"How those miserable fellows fought to get to their friend, Woo the Spoonmaker! The man had to take only one step out of his gate, and they came running. Night after night he returned to his home without one coin in the belt pocket his good wife had embroidered for him.

"At last there was no cash at all left in his money chests. There was nothing with which to buy rice for his eating bowls, nor brass to make shining spoons which might have brought him new money. As happens to many, Woo began to borrow. And as happens also to those who do not pay back what they borrow, he was hauled before the judge.

"There he was soundly paddled, and it was only when the jailers found out Woo had nothing to give them that they let him go. It was a bruised, beaten Woo, a sad, sorry spoonmaker, that limped through the muddy streets to his poor home again.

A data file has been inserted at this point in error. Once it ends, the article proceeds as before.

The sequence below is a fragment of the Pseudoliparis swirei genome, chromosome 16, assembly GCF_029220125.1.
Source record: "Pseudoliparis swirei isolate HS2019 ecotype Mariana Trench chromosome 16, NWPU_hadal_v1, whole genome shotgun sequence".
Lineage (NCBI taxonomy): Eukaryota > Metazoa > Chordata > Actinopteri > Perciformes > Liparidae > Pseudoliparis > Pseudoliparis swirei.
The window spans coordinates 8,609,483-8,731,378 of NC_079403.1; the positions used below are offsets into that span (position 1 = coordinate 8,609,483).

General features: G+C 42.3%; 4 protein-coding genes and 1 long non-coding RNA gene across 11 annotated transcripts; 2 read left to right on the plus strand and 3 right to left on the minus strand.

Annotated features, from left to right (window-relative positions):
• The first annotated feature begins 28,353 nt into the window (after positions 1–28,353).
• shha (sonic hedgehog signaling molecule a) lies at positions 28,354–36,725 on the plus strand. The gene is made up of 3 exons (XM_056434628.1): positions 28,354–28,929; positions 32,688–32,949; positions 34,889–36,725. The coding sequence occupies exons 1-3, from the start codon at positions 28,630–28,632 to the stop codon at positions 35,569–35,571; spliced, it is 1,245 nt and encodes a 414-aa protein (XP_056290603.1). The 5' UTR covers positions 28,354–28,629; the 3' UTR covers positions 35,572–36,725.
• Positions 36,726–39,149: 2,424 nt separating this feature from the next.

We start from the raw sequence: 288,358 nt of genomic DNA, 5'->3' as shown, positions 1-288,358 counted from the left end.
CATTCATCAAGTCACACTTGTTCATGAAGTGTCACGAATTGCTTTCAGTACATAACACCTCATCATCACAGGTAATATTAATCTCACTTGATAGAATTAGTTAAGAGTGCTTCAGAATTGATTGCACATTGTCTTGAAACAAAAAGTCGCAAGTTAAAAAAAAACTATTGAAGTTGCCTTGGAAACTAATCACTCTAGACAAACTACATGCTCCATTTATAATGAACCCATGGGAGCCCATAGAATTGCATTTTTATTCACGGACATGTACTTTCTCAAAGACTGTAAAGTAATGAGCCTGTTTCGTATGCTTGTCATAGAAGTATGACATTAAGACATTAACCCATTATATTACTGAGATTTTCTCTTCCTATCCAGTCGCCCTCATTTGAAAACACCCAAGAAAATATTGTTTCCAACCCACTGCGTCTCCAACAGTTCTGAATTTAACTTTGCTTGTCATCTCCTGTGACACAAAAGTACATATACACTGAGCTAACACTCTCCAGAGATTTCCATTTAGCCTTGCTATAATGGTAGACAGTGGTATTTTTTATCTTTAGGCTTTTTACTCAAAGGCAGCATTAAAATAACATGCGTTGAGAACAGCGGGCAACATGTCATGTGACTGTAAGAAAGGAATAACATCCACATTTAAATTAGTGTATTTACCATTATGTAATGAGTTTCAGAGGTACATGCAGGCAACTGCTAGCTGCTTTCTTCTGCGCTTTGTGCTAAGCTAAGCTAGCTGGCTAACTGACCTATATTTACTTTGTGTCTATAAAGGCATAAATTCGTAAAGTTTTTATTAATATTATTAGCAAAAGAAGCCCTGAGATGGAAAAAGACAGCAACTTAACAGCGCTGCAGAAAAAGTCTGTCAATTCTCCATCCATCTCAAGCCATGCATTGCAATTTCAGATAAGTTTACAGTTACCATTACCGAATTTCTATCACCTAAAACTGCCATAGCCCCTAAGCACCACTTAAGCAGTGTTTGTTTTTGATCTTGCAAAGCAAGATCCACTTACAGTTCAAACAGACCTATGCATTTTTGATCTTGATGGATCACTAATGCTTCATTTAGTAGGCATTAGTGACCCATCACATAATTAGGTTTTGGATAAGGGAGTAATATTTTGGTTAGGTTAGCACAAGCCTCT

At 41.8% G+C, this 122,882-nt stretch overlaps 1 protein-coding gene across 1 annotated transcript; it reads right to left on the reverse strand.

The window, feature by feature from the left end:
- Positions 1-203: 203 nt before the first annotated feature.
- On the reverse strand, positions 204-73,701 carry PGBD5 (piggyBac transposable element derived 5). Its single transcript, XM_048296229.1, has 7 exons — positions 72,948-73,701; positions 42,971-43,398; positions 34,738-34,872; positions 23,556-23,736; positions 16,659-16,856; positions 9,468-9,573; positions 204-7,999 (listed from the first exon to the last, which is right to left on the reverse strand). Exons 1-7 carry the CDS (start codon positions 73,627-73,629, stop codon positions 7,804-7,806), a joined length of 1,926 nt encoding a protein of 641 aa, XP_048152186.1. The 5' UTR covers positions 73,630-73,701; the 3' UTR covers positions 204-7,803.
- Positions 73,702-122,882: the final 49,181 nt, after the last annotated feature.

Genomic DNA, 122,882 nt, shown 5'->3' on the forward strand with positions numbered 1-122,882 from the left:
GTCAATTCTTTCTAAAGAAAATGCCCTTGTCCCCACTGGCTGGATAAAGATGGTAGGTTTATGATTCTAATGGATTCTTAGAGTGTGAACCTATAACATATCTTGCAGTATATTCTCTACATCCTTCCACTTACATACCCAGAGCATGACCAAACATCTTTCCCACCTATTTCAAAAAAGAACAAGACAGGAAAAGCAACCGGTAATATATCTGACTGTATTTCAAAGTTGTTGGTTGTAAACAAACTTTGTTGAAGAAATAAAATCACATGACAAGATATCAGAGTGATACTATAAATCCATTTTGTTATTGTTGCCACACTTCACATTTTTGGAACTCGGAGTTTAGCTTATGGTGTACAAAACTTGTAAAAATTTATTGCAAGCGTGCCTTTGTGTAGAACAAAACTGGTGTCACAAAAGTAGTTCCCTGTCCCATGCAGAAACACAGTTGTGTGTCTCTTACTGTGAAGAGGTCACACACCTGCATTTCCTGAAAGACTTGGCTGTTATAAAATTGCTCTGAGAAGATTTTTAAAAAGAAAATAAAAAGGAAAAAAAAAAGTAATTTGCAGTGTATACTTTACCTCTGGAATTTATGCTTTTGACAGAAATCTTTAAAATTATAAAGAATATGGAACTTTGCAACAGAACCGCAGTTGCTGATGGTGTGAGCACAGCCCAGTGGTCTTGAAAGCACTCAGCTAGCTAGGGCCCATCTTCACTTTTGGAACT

"Woo was just entering his gate when the toe of his sandal tripped upon something hard. Looking down in the dirt to see what it could be, Woo found a straw string on which were strung seven pieces of cash.

"'Seven cash are not many, but they will buy us at least some rice for our supper,' Woo said to his sad wife. And he sent his son out to bring back the good grain.

"Now here the wonder took place. Woo had picked off five of the coins to give to his son. Yet when he looked down at the string, there were still seven cash on it. He could not believe his eyes. He called his good wife to come and count the coins also. He pulled off four more coins; still seven remained. When Woo lay down on the floor to sleep that night, the riddle still puzzled him. He rose again and again to test the cash string. No matter how many times he pulled coins off of its end, always seven were left.

"'Thus is goodness rewarded,' his wife said to Woo. And they hid their magic string of cash well, saying no word of its powers.